Building on their work with community-based offenders and the rubbish collection and auditing they help with — part of their education and behavioural change efforts — Sustainable Coastlines have recently established a native tree nursery at Waikeria prison in the Waikato. The nursery grows plants specifically targeted towards riparian planting, with local rangatahi marae-based initiative Pūniu River Care working to get the plants in the ground, helping to filter runoff and restore the river back to a healthy state. Sustainable Coastlines is involved here too, passing on their knowledge and connections, helping to empower the social enterprise to achieve their goal and protect the places they love.

If all goes well, Sam plans to expand the work at Pūniu: “My aim is to run a large scale pilot, with four prisons and four local nonprofits, in the upper North Island, and plant 1.6 million native trees in the next three to five years.” As with their other work, detailed monitoring and evaluation will be used, with the end goal that of a model for cleaning up water while creating jobs and reducing reoffending. “If we’re able to establish that… my prediction is that it would roll out nationwide immediately and then internationally, because every community has poor water quality, and every community has crime, and everyone needs jobs.”

While I’m not exactly the most job-loving of humans, the thought of an industry around replanting is extremely appealing. And as Sam explained, the journey to incarceration is one of alienation, so it’s about finding the things that do motivate people: “A lot of these guys, they don’t want to go work on a dairy farm, they’ll be more likely to sit on the couch, to sit on the dole than work on a dairy farm — but if you’re talking about a marae-based social enterprise where they grow and plant trees with their cousins, and clean up the water so their kids can swim in the river without getting sick, and so that they can catch tuna for their tangis and birthdays and special occasions, then you’re starting to hit an area people actually want to work in.”

It all comes back to the local, the places that resonate most. While Sam pointed out the fit between the high levels of Māori incarceration and Māori spiritual connection with the whenua, the motivations for such work are varied — irrespective of background. “Whether your motivation is for looking after local species, or catching eels, or whether it’s being able to go surf in a river mouth without getting sick, or if you’re a bird lover — it doesn’t matter, the same intervention can achieve all those things, so that’s where we’ve seen it become quite effective.”

In addition to their physical labour, Sustainable Coastlines also work to educate and raise awareness, telling the story of what happens when plastic goes in the ocean and seeking to reduce its incidence: “a fence on top of the cliff rather than being the ambulance at the bottom.” To this end, they’ve recently built a new education centre on the Auckland waterfront, working with both the council and Mount Eden Prison. In similar fashion to the planting scheme, prisoners receive training and skills while working towards protecting the environment — in this case using repurposed materials to help construct the centre — enabling participation and a sense of ownership for those society would rather forget.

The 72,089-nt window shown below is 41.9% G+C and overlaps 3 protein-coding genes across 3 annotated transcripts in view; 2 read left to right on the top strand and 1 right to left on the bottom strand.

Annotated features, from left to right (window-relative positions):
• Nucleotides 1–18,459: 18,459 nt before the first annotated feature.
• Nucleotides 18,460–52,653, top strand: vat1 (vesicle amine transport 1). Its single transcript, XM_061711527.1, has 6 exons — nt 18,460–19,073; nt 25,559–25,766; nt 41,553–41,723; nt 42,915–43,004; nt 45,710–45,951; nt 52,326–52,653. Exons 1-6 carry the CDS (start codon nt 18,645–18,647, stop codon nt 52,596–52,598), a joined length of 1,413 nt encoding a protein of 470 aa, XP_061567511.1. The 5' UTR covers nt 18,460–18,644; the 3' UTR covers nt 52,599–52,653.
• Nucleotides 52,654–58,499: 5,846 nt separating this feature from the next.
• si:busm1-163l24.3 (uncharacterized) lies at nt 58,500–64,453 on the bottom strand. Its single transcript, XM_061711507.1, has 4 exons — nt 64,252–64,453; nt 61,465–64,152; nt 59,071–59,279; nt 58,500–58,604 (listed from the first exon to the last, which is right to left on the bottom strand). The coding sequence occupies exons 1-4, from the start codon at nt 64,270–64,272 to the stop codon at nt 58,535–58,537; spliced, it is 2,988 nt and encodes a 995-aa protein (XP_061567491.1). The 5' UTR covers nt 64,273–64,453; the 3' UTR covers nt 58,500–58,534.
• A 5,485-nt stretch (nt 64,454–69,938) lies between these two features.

One criticism of the environmental movement is its often negative framing: focusing on the things we need less of, not more. Sustainable Coastlines looks to target both, removing the source of our problem and seeking to inspire action around flourishing environments and our connection to them.

In the context of life on earth, humanity is but a blip, with our current, growth-based economic model just a small footnote at the end. It’s easy to dream of a different system, but we are where we are and, as Sam points out, now is the time to act. “We need 500 Zealandias or something, but to do that is going to cost an incredible amount of money… we need hundreds of millions of native trees to even start to look at turning the scales on water quality, amongst several other interventions… we’re talking very, very big numbers and very big current cost models, so we need to innovate to create tools that deliver solutions efficiently, and that requires thinking outside the square.”

Add that to our shameful incarceration numbers and the potential to address ongoing recidivism, and you’ve got the start of an interesting, large-scale mix. As Shannon Te Huia of Pūniu River Care says of the prisoners they work with: “It lets them become involved in something bigger than us all.” And in that bigger world, the care we need to help it: one tree at a time.

 

Sustainable Coastlines run a number of tree planting and training days around the country. You can find details online or, if you’re looking for a postgrad topic, Sam indicated an interest in working with people keen to help the cause: anything from monitoring and evaluation systems for restoration work to behavioural change interventions. In his words “there’s all sorts of different fields we need help with from the academic world” — they’ll be on the ground, waiting.